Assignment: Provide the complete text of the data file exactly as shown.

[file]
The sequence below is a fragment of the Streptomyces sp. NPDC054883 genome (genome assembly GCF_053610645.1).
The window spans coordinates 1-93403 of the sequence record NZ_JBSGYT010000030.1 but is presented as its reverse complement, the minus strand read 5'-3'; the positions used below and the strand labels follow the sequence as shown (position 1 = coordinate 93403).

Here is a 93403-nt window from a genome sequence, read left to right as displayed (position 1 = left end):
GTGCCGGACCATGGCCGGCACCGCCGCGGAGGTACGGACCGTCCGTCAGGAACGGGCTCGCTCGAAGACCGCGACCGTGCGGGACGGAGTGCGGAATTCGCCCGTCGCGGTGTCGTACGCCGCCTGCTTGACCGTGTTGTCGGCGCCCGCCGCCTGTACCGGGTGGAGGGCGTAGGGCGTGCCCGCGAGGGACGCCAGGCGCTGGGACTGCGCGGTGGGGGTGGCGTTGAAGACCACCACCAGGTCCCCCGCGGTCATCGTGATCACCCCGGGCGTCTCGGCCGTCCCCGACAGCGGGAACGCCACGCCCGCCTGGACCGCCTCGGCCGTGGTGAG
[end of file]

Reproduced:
The sequence below is a fragment of the Streptomyces sp. NPDC054883 genome (genome assembly GCF_053610645.1).
The window spans coordinates 1-93403 of the sequence record NZ_JBSGYT010000030.1 but is presented as its reverse complement, the minus strand read 5'-3'; the positions used below and the strand labels follow the sequence as shown (position 1 = coordinate 93403).

Here is a 93403-nt window from a genome sequence, read left to right as displayed (position 1 = left end):
GTGCCGGACCATGGCCGGCACCGCCGCGGAGGTACGGACCGTCCGTCAGGAACGGGCTCGCTCGAAGACCGCGACCGTGCGGGACGGAGTGCGGAATTCGCCCGTCGCGGTGTCGTACGCCGCCTGCTTGACCGTGTTGTCGGCGCCCGCCGCCTGTACCGGGTGGAGGGCGTAGGGCGTGCCCGCGAGGGACGCCAGGCGCTGGGACTGCGCGGTGGGGGTGGCGTTGAAGACCACCACCAGGTCCCCCGCGGTCATCGTGATCACCCCGGGCGTCTCGGCCGTCCCCGACAGCGGGAACGCCACGCCCGCCTGGACCGCCTCGGCCGTGGTGAG